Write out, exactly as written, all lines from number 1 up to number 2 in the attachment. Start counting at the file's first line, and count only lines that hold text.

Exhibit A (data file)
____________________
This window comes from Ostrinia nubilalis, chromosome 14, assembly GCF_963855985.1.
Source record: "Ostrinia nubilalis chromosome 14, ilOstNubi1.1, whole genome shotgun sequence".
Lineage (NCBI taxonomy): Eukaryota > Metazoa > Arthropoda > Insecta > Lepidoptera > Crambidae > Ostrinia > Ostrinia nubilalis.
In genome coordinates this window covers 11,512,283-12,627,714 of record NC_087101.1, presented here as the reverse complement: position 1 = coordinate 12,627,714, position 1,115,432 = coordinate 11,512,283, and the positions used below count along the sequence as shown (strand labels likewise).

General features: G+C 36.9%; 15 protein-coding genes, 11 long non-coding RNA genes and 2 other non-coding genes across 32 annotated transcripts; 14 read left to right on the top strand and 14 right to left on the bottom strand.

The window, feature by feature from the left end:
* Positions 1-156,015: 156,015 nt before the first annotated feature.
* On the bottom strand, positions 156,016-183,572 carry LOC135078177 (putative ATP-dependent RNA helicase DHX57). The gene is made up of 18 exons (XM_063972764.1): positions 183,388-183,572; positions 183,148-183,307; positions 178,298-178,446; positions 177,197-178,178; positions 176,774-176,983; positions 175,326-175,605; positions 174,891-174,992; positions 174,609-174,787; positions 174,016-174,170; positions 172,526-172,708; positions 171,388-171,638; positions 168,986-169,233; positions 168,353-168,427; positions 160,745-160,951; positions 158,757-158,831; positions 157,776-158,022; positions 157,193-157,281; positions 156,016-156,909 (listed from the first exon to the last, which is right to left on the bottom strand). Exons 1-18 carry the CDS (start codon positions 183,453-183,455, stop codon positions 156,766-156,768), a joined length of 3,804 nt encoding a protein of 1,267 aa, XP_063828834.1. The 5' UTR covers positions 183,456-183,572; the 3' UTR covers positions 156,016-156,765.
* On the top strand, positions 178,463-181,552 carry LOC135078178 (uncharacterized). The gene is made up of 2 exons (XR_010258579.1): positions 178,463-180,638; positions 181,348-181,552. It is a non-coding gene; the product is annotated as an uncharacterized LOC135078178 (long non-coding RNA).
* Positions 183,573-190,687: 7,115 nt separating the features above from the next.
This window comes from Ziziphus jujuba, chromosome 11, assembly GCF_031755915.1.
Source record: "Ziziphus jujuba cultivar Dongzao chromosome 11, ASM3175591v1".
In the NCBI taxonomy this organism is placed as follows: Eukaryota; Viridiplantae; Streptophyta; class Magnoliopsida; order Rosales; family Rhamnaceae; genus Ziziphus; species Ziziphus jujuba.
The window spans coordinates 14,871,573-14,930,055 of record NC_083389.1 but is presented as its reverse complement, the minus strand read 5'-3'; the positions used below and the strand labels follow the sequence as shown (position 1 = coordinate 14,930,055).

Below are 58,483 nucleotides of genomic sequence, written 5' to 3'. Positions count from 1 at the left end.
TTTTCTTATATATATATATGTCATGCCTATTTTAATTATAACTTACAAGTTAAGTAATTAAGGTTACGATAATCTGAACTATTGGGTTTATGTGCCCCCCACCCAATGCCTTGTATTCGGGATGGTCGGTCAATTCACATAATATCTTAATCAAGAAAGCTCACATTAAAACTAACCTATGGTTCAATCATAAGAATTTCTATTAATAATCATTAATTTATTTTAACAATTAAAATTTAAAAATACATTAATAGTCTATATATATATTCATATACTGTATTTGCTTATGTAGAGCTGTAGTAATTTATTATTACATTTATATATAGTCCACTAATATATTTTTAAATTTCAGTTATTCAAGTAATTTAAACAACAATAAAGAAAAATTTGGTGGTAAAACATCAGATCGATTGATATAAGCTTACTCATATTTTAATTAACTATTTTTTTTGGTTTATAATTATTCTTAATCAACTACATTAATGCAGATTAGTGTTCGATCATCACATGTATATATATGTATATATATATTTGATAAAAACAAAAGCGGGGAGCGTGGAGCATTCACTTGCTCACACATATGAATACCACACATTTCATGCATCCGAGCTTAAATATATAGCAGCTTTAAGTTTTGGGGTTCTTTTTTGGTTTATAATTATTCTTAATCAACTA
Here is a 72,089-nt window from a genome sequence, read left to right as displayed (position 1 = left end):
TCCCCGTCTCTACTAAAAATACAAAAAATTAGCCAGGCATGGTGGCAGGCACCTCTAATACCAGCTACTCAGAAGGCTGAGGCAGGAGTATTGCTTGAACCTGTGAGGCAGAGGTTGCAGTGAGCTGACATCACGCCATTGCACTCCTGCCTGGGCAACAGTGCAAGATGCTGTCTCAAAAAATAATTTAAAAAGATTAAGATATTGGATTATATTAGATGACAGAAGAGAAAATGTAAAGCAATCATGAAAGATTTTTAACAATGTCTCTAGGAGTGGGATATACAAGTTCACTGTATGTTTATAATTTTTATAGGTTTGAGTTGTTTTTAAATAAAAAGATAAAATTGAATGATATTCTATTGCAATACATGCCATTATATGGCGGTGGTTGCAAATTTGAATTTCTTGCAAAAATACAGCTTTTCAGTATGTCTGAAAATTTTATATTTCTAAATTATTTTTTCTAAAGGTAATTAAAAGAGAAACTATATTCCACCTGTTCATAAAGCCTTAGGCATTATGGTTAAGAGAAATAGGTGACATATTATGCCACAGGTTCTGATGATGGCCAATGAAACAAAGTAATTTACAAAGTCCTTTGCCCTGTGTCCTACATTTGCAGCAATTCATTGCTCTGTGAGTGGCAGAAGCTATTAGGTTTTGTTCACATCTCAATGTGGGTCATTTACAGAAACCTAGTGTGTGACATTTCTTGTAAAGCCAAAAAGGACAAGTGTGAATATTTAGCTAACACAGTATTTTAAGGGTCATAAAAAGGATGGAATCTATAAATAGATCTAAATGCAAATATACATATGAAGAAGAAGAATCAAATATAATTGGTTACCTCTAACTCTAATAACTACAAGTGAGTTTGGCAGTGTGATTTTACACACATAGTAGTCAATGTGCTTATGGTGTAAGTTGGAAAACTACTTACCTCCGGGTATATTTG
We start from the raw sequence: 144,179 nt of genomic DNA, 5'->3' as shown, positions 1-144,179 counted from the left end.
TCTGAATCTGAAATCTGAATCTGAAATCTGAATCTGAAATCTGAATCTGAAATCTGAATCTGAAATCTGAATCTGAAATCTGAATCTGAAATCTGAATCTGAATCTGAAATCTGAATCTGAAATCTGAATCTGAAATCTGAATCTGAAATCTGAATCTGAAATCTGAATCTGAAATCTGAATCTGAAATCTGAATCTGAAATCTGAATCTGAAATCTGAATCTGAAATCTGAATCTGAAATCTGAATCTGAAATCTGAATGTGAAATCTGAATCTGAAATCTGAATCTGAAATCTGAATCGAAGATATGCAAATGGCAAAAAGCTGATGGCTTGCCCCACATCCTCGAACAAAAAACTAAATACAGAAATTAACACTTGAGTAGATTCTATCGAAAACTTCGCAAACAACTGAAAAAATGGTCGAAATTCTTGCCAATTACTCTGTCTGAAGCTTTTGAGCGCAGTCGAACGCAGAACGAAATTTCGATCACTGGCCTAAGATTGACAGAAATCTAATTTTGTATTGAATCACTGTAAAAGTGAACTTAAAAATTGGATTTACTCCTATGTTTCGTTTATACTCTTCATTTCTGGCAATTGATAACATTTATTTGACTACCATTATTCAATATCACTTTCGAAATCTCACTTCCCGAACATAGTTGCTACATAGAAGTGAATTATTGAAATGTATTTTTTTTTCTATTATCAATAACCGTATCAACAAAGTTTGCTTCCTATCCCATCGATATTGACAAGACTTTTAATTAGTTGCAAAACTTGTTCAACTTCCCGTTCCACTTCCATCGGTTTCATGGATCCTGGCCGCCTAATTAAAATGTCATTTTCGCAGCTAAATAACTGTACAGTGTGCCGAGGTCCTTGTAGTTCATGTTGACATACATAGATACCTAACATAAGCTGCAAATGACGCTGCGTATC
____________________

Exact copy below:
This window comes from Ostrinia nubilalis, chromosome 14, assembly GCF_963855985.1.
Source record: "Ostrinia nubilalis chromosome 14, ilOstNubi1.1, whole genome shotgun sequence".